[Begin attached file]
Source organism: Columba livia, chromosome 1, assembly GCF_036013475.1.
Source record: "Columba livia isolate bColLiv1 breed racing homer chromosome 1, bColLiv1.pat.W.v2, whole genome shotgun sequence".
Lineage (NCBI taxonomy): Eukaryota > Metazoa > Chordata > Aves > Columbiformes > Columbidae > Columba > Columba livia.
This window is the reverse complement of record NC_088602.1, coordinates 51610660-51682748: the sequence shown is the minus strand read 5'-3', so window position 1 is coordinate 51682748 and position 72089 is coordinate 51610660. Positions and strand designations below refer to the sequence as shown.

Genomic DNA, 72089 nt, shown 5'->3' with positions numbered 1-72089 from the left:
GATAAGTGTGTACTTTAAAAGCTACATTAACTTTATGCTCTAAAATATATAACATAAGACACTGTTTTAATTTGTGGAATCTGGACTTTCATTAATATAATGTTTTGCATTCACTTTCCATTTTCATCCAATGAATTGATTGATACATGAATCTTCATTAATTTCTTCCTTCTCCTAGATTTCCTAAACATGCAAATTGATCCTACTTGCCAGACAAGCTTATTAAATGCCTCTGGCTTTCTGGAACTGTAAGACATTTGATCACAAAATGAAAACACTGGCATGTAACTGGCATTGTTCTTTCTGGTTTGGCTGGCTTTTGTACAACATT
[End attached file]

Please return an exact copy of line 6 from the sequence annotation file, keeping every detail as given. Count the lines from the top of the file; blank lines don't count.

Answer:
GATAAGTGTGTACTTTAAAAGCTACATTAACTTTATGCTCTAAAATATATAACATAAGACACTGTTTTAATTTGTGGAATCTGGACTTTCATTAATATAATGTTTTGCATTCACTTTCCATTTTCATCCAATGAATTGATTGATACATGAATCTTCATTAATTTCTTCCTTCTCCTAGATTTCCTAAACATGCAAATTGATCCTACTTGCCAGACAAGCTTATTAAATGCCTCTGGCTTTCTGGAACTGTAAGACATTTGATCACAAAATGAAAACACTGGCATGTAACTGGCATTGTTCTTTCTGGTTTGGCTGGCTTTTGTACAACATT